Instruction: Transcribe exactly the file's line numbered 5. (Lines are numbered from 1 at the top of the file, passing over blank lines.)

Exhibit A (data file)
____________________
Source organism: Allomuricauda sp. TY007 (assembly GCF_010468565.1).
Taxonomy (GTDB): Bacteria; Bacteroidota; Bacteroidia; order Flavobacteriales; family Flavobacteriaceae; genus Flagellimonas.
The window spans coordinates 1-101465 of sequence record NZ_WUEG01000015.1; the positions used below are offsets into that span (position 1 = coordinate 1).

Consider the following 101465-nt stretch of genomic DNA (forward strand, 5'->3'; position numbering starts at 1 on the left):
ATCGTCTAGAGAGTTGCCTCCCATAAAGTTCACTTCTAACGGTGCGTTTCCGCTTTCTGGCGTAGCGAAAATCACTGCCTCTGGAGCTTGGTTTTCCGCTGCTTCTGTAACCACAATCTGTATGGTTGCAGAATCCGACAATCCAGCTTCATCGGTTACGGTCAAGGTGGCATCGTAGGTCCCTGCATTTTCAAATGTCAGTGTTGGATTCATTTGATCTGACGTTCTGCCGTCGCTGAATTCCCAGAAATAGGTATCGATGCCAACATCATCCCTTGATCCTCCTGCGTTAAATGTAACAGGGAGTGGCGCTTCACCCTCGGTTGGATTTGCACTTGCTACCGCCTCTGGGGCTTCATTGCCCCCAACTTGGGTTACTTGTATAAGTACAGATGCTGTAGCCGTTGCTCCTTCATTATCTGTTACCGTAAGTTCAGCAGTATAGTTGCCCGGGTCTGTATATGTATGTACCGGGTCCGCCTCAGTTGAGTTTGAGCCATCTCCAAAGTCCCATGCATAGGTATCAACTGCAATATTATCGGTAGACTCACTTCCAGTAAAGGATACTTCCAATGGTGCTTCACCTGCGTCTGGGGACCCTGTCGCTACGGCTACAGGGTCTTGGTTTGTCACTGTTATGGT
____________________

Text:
ATCGTCTAGAGAGTTGCCTCCCATAAAGTTCACTTCTAACGGTGCGTTTCCGCTTTCTGGCGTAGCGAAAATCACTGCCTCTGGAGCTTGGTTTTCCGCTGCTTCTGTAACCACAATCTGTATGGTTGCAGAATCCGACAATCCAGCTTCATCGGTTACGGTCAAGGTGGCATCGTAGGTCCCTGCATTTTCAAATGTCAGTGTTGGATTCATTTGATCTGACGTTCTGCCGTCGCTGAATTCCCAGAAATAGGTATCGATGCCAACATCATCCCTTGATCCTCCTGCGTTAAATGTAACAGGGAGTGGCGCTTCACCCTCGGTTGGATTTGCACTTGCTACCGCCTCTGGGGCTTCATTGCCCCCAACTTGGGTTACTTGTATAAGTACAGATGCTGTAGCCGTTGCTCCTTCATTATCTGTTACCGTAAGTTCAGCAGTATAGTTGCCCGGGTCTGTATATGTATGTACCGGGTCCGCCTCAGTTGAGTTTGAGCCATCTCCAAAGTCCCATGCATAGGTATCAACTGCAATATTATCGGTAGACTCACTTCCAGTAAAGGATACTTCCAATGGTGCTTCACCTGCGTCTGGGGACCCTGTCGCTACGGCTACAGGGTCTTGGTTTGTCACTGTTATGGT